Despite ample evidence of this harrowing crime, precious little is done to save vulnerable victims when a conflict explodes.
I just read this absolutely superb article that I almost couldn’t bring myself to finish. If that sounds like a contradiction it’s because the subject matter was so horrific, yet the detail in the storytelling was so vivid and moving.
Eventually, I had to disengage because it was all felt so very real and I didn’t really want to face it. Indeed I only completed it at the third attempt.
The article is about a year old now but it tells an age-old tale. Entitled The Secret War Crime, it’s written by Time magazine’s Africa correspondent Aryn Baker and details the use of rape in military conflicts. First published in March 2016, Baker’s piece focuses mainly on the war in South Sudan, which like many other “unglamourous” conflicts, rages on with nary a column inch of media space or punitive action from world powers.
Firstly that South Sudan descended into civil war soon after breaking away from Sudan is tragic in and of itself. For the better part of 50 years, the Christian and animist south waged a war of liberation against the Islamist northern half of the country which enjoyed political dominance and among other things, was trying to impose Syariah law on the whole country.
The Second Sudanese Civil War raged from 1983 to 2005 and pitted the central governments of military dictators Gaafar Nimeiry and Omar-al-Bashir against the Sudan People’s Liberation Army led by John Garang. Garang’s death at the end of the war was a blow, but I was one of those who hoped that the independence of South Sudan in 2011 would herald a new beginning for the region.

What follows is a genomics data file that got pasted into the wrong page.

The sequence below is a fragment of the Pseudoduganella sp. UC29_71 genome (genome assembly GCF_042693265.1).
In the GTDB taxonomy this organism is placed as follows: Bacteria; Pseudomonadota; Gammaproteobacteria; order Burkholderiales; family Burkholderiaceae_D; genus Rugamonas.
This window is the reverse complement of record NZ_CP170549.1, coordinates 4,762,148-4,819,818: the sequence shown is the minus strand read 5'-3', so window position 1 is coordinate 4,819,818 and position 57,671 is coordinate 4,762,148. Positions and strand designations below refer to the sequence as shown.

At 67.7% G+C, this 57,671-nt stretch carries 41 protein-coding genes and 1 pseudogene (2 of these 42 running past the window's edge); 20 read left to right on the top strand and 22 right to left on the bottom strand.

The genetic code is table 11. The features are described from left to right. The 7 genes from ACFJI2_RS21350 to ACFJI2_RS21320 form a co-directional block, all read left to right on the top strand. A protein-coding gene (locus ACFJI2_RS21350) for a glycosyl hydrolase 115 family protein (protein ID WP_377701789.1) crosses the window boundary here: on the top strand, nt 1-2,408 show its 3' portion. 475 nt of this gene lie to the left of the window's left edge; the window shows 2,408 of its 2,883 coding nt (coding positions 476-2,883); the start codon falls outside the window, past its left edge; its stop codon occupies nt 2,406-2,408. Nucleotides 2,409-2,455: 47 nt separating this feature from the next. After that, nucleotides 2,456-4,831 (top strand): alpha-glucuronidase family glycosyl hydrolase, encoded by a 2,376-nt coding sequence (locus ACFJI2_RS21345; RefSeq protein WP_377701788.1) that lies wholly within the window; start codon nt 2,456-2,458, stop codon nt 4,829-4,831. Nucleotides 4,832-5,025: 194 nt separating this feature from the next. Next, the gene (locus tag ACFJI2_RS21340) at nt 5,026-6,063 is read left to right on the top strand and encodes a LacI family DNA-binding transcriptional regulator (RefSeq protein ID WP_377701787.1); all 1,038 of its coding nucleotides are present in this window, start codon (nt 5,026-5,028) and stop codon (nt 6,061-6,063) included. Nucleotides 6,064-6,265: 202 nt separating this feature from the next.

Instead a new civil war erupted as a power struggle between President Salva Kiir Mayardit and his deputy Riek Machar descended into a violent tribal conflict between the Dinka and the Nuer tribes. It was against such a backdrop that massive use of rape became commonplace.
Still even knowing all that didn’t prepare me for the power of Baker’s piece. She talked to a young lady, Mary. Mary was from a Nuer village that was overrun by enemy soldiers. First, they shot her husband. Then, they killed her two sons aged just five and seven so that they wouldn’t grow up to be soldiers that could fight against them. And that wasn’t even the most painful part to read.
The soldiers then took turns to rape Mary’s 10-year-old daughter Nyalaat. In front of Mary’s eyes, they raped her and raped her until Mary said “I couldn’t see my little girl anymore. All I could see was blood.”
Nyalaat died a few hours later.
Just reading about it choked me up. I think we’re supposed to get over it, and not over-empathise. Sell ourselves falsehoods that divine justice will make everything all right in some future world, but I haven’t bought that line since I was a teen.
What sorrow that is borne of such an act of depravity and evil. In Mary’s story, it was almost secondary that she herself was then raped by six soldiers and found herself impregnated with the child of a hated foe.
Mary is one of tens of thousands of war-rape victims in South Sudan and there are even more in neighbouring Congo. The history of warfare is rife with tales of raped women treated as spoils, as conquests, as a means of instilling fear.
The ancient Greeks, the rape of Nanking, the Nazis in World War II, the Bosnian war, you name it, the threat of mass rape is one of the most chilling weapons a military can unleash.
As a man, I generally have not had to fear rape, although prison circumstances are different, I’m told and I once spent time in a city where the urban legend was that there was a group of males who prowled around late at night looking for men to rape.
I can’t even imagine what kind of person even gets aroused by the possibility of such a violent and invasive act. And if you were a soldier, why would you even take the risk of escalating a conflict to such an extent? Does it not mean if you lose the battle that your own loved ones would be at risk?
Earlier this month, four soldiers were arrested in the South Sudan capital of Jupa and will be tried for rape and dereliction of duty.
President Kir has claimed that soldier rapists will be shot.
Is it just lip service? When will this injustice end?
Star online news editor Martin Vengadesan sometimes thinks there is no depth to which humanity cannot sink.